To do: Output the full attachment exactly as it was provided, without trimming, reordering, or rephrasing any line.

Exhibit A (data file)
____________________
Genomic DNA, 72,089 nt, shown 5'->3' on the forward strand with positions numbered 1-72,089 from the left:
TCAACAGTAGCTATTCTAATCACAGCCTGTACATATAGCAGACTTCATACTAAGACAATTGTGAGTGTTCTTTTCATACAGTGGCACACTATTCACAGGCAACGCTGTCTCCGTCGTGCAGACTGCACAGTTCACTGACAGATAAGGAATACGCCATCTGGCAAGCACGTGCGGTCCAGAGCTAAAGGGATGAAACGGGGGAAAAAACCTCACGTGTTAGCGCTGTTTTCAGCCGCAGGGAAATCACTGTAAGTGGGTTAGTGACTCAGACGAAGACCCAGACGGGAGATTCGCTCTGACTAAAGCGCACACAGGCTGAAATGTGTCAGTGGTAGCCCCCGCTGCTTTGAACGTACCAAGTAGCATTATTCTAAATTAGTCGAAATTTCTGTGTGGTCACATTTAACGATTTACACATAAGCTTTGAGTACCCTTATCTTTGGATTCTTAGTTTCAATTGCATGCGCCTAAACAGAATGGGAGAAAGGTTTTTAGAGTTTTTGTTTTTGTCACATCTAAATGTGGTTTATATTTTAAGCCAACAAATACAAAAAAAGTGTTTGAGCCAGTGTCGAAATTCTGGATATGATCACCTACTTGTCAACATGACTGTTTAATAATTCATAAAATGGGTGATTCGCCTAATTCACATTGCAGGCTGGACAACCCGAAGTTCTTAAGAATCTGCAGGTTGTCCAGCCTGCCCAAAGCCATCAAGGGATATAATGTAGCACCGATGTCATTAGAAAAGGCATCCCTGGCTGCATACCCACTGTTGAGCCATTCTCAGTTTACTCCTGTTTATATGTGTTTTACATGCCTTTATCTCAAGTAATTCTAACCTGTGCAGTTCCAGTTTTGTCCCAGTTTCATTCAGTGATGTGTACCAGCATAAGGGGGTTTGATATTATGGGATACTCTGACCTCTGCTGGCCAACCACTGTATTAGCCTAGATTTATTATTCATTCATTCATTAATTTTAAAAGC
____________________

Genomic DNA, 72,089 nt, shown 5'->3' on the forward strand with positions numbered 1-72,089 from the left:
TCAACAGTAGCTATTCTAATCACAGCCTGTACATATAGCAGACTTCATACTAAGACAATTGTGAGTGTTCTTTTCATACAGTGGCACACTATTCACAGGCAACGCTGTCTCCGTCGTGCAGACTGCACAGTTCACTGACAGATAAGGAATACGCCATCTGGCAAGCACGTGCGGTCCAGAGCTAAAGGGATGAAACGGGGGAAAAAACCTCACGTGTTAGCGCTGTTTTCAGCCGCAGGGAAATCACTGTAAGTGGGTTAGTGACTCAGACGAAGACCCAGACGGGAGATTCGCTCTGACTAAAGCGCACACAGGCTGAAATGTGTCAGTGGTAGCCCCCGCTGCTTTGAACGTACCAAGTAGCATTATTCTAAATTAGTCGAAATTTCTGTGTGGTCACATTTAACGATTTACACATAAGCTTTGAGTACCCTTATCTTTGGATTCTTAGTTTCAATTGCATGCGCCTAAACAGAATGGGAGAAAGGTTTTTAGAGTTTTTGTTTTTGTCACATCTAAATGTGGTTTATATTTTAAGCCAACAAATACAAAAAAAGTGTTTGAGCCAGTGTCGAAATTCTGGATATGATCACCTACTTGTCAACATGACTGTTTAATAATTCATAAAATGGGTGATTCGCCTAATTCACATTGCAGGCTGGACAACCCGAAGTTCTTAAGAATCTGCAGGTTGTCCAGCCTGCCCAAAGCCATCAAGGGATATAATGTAGCACCGATGTCATTAGAAAAGGCATCCCTGGCTGCATACCCACTGTTGAGCCATTCTCAGTTTACTCCTGTTTATATGTGTTTTACATGCCTTTATCTCAAGTAATTCTAACCTGTGCAGTTCCAGTTTTGTCCCAGTTTCATTCAGTGATGTGTACCAGCATAAGGGGGTTTGATATTATGGGATACTCTGACCTCTGCTGGCCAACCACTGTATTAGCCTAGATTTATTATTCATTCATTCATTAATTTTAAAAGC